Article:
As my co-founder and I roll into the eighth month of our “one-week visit” to Australia, it amuses me how a company so focused on meeting efficiency ended up being one of the strongest examples of effective asynchronous communication.
Like many, we were surprised by the sudden grounding of our entire team. In particular, we were two co-founders of a San-Francisco based company stranded down under, putting a 17-hour time difference between ourselves and our headquarters.
Fortunately, we already had processes around asynchronous communication alongside our already unique meeting culture. To adapt to our new situation, we moved more of our day-to-day collaboration to asynchronous modes. Sure, it’s been a (major) adjustment, but it’s just accelerating our arrival to somewhere we were already heading.
The pandemic shifted companies to more synchronous collaboration
Our experience hasn’t been the norm. Many teams have replaced face time with another form of synchronous communication: Meetings.
While most teams made adjustments to accommodate remote work back in March, they were often short term solutions. A common issue since then has been too many meetings — a drain on productivity and time. When you can’t tap a co-worker on the shoulder, you might pop a “short sync” on their calendar instead. The result is a surge in meetings, many of which are unnecessary (or unnecessarily long).
Now, we make software that powers meeting workflows for Adobe, Netflix, Spotify, and thousands of others, so we don’t think there’s anything wrong with meetings. That said, meetings are expensive when poorly used.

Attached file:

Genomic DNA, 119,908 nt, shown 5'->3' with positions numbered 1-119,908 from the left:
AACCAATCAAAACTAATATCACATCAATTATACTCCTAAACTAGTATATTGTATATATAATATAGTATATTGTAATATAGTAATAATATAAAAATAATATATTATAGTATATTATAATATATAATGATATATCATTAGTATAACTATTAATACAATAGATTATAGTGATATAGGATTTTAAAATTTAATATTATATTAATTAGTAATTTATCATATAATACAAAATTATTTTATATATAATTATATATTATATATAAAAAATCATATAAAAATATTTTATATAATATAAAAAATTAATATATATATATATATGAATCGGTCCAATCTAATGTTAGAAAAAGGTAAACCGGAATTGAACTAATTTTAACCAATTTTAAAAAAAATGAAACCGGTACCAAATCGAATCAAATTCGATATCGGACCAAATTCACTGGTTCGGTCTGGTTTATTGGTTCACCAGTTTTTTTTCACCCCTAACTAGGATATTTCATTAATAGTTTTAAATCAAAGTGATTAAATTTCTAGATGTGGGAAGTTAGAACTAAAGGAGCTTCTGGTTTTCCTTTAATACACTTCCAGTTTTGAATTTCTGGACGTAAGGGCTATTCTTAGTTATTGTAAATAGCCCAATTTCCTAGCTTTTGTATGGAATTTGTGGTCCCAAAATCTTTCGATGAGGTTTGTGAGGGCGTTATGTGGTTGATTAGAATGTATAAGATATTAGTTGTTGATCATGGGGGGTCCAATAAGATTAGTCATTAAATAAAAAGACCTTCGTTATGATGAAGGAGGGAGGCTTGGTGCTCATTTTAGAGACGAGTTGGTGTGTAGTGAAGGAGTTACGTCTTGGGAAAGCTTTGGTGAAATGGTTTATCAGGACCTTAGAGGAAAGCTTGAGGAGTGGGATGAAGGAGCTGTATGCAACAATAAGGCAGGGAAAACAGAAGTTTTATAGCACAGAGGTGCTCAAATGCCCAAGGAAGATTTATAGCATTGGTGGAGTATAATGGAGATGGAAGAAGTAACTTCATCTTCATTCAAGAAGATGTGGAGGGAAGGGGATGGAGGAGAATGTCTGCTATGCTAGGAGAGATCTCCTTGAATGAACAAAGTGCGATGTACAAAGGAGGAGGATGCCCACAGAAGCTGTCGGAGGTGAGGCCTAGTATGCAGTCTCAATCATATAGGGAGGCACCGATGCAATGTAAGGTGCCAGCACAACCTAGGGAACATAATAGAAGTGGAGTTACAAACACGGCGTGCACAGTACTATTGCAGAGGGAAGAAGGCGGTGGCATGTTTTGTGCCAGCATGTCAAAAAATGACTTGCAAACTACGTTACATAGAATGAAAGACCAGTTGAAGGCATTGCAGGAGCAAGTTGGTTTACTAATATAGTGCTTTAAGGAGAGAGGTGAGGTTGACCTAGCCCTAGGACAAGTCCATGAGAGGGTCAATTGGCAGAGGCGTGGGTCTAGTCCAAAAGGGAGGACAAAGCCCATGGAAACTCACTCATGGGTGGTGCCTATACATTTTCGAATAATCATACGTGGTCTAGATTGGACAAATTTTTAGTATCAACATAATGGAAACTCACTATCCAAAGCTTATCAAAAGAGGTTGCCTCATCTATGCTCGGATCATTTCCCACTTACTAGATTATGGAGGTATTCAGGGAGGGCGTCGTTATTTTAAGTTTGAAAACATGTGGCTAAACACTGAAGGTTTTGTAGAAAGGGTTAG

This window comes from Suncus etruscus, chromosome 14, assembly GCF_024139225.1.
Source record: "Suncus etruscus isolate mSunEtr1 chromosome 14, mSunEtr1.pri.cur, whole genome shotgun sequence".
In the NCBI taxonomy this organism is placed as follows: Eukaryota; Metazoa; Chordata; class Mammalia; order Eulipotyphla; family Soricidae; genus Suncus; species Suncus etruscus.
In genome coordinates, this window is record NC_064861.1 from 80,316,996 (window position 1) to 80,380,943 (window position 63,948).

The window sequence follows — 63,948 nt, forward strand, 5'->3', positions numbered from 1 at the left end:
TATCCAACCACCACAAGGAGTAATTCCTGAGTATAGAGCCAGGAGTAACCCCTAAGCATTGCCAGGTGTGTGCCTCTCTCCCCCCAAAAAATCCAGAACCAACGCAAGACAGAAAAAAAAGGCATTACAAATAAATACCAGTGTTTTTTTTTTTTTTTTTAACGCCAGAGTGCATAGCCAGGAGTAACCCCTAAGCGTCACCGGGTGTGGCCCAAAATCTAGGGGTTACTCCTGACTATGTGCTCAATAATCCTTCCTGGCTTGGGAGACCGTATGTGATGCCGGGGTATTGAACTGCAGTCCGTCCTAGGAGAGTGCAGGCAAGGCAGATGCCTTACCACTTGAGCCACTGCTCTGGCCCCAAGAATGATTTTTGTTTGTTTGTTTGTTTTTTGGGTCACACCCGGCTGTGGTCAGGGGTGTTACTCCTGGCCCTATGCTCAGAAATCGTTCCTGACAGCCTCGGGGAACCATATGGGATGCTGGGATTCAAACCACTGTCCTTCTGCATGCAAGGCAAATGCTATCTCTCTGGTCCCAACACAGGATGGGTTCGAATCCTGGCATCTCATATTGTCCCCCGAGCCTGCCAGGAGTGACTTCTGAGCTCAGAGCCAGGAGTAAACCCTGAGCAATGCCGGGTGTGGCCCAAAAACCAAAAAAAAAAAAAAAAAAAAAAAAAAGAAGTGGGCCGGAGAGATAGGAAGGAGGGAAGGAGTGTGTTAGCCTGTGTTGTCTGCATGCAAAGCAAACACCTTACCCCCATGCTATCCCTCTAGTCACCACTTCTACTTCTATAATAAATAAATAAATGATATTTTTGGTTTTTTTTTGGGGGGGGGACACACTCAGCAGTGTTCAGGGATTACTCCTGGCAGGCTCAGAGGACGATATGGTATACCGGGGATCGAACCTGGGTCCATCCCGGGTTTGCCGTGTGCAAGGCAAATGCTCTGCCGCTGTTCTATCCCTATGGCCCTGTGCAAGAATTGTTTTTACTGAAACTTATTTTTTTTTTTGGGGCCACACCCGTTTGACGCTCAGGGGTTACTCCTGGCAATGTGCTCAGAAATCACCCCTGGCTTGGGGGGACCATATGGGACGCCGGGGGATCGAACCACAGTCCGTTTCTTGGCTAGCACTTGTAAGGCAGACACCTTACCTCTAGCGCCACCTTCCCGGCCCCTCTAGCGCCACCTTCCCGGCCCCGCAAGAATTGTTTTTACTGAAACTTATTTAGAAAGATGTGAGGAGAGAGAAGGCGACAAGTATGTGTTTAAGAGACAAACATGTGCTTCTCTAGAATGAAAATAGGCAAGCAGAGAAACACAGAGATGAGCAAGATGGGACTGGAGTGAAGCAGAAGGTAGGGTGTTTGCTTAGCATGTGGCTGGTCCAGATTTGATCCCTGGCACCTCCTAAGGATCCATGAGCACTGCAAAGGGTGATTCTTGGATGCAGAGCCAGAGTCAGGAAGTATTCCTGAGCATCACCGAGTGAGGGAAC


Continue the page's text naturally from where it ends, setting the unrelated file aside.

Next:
The obvious cost is the hour that people are in the meeting, but that’s only a portion of the time spent. Research shows that switching one task to another costs between 10 minutes to 2 hours. Meetings may interrupt productivity, but despite the cost, the data still shows a natural tendency to reach for the calendar invitation.
Research across our customer base shows a large increase in the average number of meetings per person since the onset of the pandemic.
In other words, companies haven’t embraced asynchronous collaboration. Despite so many ways to share information — chat, email, documents, video recordings — meetings appear to be the go-to communication channel for socially-distanced teams.
Analysis of the titles of these meetings is even more revealing. Updates, syncs, weekly status meetings, check-ins, demos, and reviews dominate. In other words, most meetings aren’t for decision-making; they’re for sharing information. As such, they could have been just as effective when performed asynchronously.
Mastering the async: Assessing your choices
At Hugo, we have a 4-hour per week limitation on synchronous, internal meetings. This is to protect everyone’s productivity. We only use meetings for the 3Ds: Debate, Discussion, and Decision-making. All of our other collaboration is asynchronous.
Perhaps ironically, one of the most important forms of asynchronous information is the documentation around meetings: agendas, notes, and tasks. If an agenda is shared or collaboratively prepared prior to a meeting, attendees can intelligently choose whether to attend or skip a meeting. If they get the notes, takeaways, and tasks assigned, they can find out what’s happening on other teams without attending their meetings too. And even, if we find ourselves in a meeting, being well-prepared means we can get through a lot of Ds in short order and we often end early.